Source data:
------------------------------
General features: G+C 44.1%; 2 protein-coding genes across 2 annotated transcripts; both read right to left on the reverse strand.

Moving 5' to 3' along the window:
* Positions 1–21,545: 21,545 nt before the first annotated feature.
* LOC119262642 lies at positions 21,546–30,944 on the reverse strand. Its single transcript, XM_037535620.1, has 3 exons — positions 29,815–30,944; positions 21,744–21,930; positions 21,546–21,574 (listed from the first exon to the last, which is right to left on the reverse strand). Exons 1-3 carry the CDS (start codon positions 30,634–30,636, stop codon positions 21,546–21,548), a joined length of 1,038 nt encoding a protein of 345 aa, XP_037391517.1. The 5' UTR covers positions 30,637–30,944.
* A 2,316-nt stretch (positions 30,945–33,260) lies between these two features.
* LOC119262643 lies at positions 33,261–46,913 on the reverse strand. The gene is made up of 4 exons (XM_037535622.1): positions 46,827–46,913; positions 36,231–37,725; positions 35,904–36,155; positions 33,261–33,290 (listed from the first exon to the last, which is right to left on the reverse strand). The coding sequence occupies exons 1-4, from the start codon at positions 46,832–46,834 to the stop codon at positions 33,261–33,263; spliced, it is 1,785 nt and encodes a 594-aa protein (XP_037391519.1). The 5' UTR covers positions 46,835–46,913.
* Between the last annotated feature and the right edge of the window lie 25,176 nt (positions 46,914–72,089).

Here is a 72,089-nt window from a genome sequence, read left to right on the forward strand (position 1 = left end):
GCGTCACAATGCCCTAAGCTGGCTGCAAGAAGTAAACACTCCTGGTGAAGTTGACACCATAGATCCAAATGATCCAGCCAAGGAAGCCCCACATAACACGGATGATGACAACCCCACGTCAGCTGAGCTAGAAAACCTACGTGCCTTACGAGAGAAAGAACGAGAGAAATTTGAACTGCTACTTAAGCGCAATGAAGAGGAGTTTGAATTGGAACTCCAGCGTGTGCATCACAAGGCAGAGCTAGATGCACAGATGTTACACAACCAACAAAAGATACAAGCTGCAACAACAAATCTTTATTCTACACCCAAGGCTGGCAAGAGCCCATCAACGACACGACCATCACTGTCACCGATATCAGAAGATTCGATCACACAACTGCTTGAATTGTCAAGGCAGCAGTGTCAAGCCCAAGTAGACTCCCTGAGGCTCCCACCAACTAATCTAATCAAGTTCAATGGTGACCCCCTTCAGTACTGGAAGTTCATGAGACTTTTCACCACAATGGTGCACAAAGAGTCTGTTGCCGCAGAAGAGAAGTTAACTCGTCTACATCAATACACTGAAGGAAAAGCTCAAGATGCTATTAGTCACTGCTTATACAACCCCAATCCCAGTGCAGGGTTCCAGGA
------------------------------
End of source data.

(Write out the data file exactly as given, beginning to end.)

General features: G+C 44.1%; 2 protein-coding genes across 2 annotated transcripts; both read right to left on the reverse strand.

Moving 5' to 3' along the window:
* Positions 1–21,545: 21,545 nt before the first annotated feature.
* LOC119262642 lies at positions 21,546–30,944 on the reverse strand. Its single transcript, XM_037535620.1, has 3 exons — positions 29,815–30,944; positions 21,744–21,930; positions 21,546–21,574 (listed from the first exon to the last, which is right to left on the reverse strand). Exons 1-3 carry the CDS (start codon positions 30,634–30,636, stop codon positions 21,546–21,548), a joined length of 1,038 nt encoding a protein of 345 aa, XP_037391517.1. The 5' UTR covers positions 30,637–30,944.
* A 2,316-nt stretch (positions 30,945–33,260) lies between these two features.
* LOC119262643 lies at positions 33,261–46,913 on the reverse strand. The gene is made up of 4 exons (XM_037535622.1): positions 46,827–46,913; positions 36,231–37,725; positions 35,904–36,155; positions 33,261–33,290 (listed from the first exon to the last, which is right to left on the reverse strand). The coding sequence occupies exons 1-4, from the start codon at positions 46,832–46,834 to the stop codon at positions 33,261–33,263; spliced, it is 1,785 nt and encodes a 594-aa protein (XP_037391519.1). The 5' UTR covers positions 46,835–46,913.
* Between the last annotated feature and the right edge of the window lie 25,176 nt (positions 46,914–72,089).

Here is a 72,089-nt window from a genome sequence, read left to right on the forward strand (position 1 = left end):
GCGTCACAATGCCCTAAGCTGGCTGCAAGAAGTAAACACTCCTGGTGAAGTTGACACCATAGATCCAAATGATCCAGCCAAGGAAGCCCCACATAACACGGATGATGACAACCCCACGTCAGCTGAGCTAGAAAACCTACGTGCCTTACGAGAGAAAGAACGAGAGAAATTTGAACTGCTACTTAAGCGCAATGAAGAGGAGTTTGAATTGGAACTCCAGCGTGTGCATCACAAGGCAGAGCTAGATGCACAGATGTTACACAACCAACAAAAGATACAAGCTGCAACAACAAATCTTTATTCTACACCCAAGGCTGGCAAGAGCCCATCAACGACACGACCATCACTGTCACCGATATCAGAAGATTCGATCACACAACTGCTTGAATTGTCAAGGCAGCAGTGTCAAGCCCAAGTAGACTCCCTGAGGCTCCCACCAACTAATCTAATCAAGTTCAATGGTGACCCCCTTCAGTACTGGAAGTTCATGAGACTTTTCACCACAATGGTGCACAAAGAGTCTGTTGCCGCAGAAGAGAAGTTAACTCGTCTACATCAATACACTGAAGGAAAAGCTCAAGATGCTATTAGTCACTGCTTATACAACCCCAATCCCAGTGCAGGGTTCCAGGA